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Courtesy: Microsoft

As the pandemic continues to reshape office work, Microsoft is adding new features to Teams that aim to make video calls more human and less exhausting, including a new "together mode" that puts all participants in a single virtual environment.

Why it matters: Millions are stuck with video conferencing as a key work tool for the next many months (and possibly longer). That creates a huge incentive for tech companies to create a better experience in a market currently dominated by Zoom.

How it works:

  • Teams' Together Mode displays the images of the user and all the other participants in a video conference against the same backdrop, ranging from a coffee bar for a couple people to an auditorium for larger gatherings of up to 49 people.
  • Since users are in a fixed place relative to others (rather than in one of many boxes moving around in a gallery), they can point at each other and make eye contact.
  • The effect is like sitting in a barber chair, seeing yourself and others in the mirror and having a conversation with them.
  • Under the hood, the technology draws on understandings from virtual reality applied to a traditional 2D video chat. Indeed, one of the key collaborators on Together mode is Jaron Lanier, a researcher known as the father of VR.

Between the lines: Microsoft-commissioned research finds that people are more stressed out over video calls than over other types of remote work.

  • Lanier said that early testing shows those using Together Mode are more calm and retain more than those using traditional video calls.
  • "It makes pandemic-era meetings less miserable, less isolating, less fatiguing (and) less weird," Lanier said in a briefing with reporters — although he also acknowledged that the Together Mode setup is still weird in its own way.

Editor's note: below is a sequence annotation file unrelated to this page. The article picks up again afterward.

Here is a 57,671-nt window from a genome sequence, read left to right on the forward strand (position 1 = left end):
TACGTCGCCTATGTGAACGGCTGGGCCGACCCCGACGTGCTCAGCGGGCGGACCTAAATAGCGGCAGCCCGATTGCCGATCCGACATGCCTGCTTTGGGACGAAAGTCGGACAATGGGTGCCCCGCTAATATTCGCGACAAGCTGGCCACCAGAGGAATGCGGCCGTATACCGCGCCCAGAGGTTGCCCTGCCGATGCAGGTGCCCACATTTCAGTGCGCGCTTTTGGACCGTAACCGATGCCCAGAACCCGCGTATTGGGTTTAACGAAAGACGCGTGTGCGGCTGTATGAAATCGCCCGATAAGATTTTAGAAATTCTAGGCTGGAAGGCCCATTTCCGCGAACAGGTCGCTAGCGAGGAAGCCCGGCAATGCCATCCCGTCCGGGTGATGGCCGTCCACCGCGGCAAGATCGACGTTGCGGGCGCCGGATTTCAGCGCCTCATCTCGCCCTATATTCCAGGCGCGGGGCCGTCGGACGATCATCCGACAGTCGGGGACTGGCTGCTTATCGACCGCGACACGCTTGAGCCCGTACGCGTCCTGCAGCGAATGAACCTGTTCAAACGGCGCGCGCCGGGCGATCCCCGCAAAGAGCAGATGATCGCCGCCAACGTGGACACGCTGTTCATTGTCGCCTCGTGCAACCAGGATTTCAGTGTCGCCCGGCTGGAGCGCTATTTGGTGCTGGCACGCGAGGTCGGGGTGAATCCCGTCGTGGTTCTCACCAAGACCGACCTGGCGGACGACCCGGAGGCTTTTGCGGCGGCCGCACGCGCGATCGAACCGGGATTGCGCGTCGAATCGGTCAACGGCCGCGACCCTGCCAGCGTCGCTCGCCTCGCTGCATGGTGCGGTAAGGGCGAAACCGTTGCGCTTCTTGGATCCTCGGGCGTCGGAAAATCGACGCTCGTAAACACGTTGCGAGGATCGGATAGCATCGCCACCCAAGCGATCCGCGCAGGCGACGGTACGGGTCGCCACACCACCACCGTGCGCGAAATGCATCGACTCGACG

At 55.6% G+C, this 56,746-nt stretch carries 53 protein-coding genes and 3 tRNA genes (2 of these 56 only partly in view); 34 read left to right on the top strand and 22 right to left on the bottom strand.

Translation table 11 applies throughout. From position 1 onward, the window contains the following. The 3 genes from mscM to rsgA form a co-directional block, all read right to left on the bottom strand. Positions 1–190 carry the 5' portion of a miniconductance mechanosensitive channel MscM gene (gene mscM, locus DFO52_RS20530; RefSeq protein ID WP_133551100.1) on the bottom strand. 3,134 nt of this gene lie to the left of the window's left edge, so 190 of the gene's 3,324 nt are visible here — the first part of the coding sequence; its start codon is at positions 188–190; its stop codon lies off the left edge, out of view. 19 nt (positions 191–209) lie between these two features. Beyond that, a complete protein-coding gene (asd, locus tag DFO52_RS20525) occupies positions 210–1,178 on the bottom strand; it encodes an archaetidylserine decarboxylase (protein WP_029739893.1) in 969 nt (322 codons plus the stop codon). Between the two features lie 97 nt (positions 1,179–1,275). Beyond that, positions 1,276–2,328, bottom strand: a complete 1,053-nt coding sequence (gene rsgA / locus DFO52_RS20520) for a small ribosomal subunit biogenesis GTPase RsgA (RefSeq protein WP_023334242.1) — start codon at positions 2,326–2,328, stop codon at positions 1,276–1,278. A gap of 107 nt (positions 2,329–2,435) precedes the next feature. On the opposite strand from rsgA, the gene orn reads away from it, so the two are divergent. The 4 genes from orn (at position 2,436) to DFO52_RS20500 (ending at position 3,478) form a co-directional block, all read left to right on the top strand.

Beyond Together Mode, Microsoft is adding other features to Teams, including meeting transcriptions, improved whiteboarding, emoji-based reactions and its Cortana voice assistant.

Go deeper

Erica Pandey, author of @Work
Oct 13, 2020 - Economy & Business

The winners of the stay-at-home economy

Illustration: Eniola Odetunde/Axios

The coronavirus pandemic has created a stay-at-home economy worth trillions.

The big picture: While the pandemic is killing scores of businesses that depend on office workers, it's also making way for startups and titans alike to conquer a new industry — powering our remote lives.

Updated 3 hours ago - World

Skripal poisoning suspects linked to Czech blast, as country expels 18 Russians

Combined images released by British police in 2018 of Alexander Petrov (L) and Ruslan Boshirov, who are suspected of carrying out an attack in the in the southern English city of Salisbury using Novichok, a military-grade nerve agent, and also the2014 Czech depot explosion. Photo: Metropolitan Police via Getty Images

Czech police on Saturday connected two Russian men suspected of carrying out a poisoning attack in Salisbury, England, with a deadly ammunition depot explosion southeast of the capital, Prague, per Reuters.

Driving the news: Czech officials announced Saturday they're expelling 18 Russian diplomats they accuse of being involved in the blast in Vrbětice, AP notes. Czech police said later they're searching for two men carrying several passports — including two with the names Alexander Petrov and Ruslan Boshirov.

Indianapolis mass shooting suspect legally bought 2 guns, police say

Marion County Forensic Services vehicles are parked at the site of a mass shooting at a FedEx facility in Indianapolis, Indiana, on Friday. Photo: Jeff Dean/AFP via Getty Images

The suspected gunman in this week's mass shooting at a FedEx facility in Indianapolis legally purchased two "assault rifles" believed to have been used in the attack, police said late Saturday.

Of note: The Indianapolis Metropolitan Police Department's statement that Brandon Scott Hole, 19, bought the rifles last July and September comes a day after the FBI told news outlets that a "shotgun was seized" from the suspect in March 2020 after his mother raised concerns about his mental health.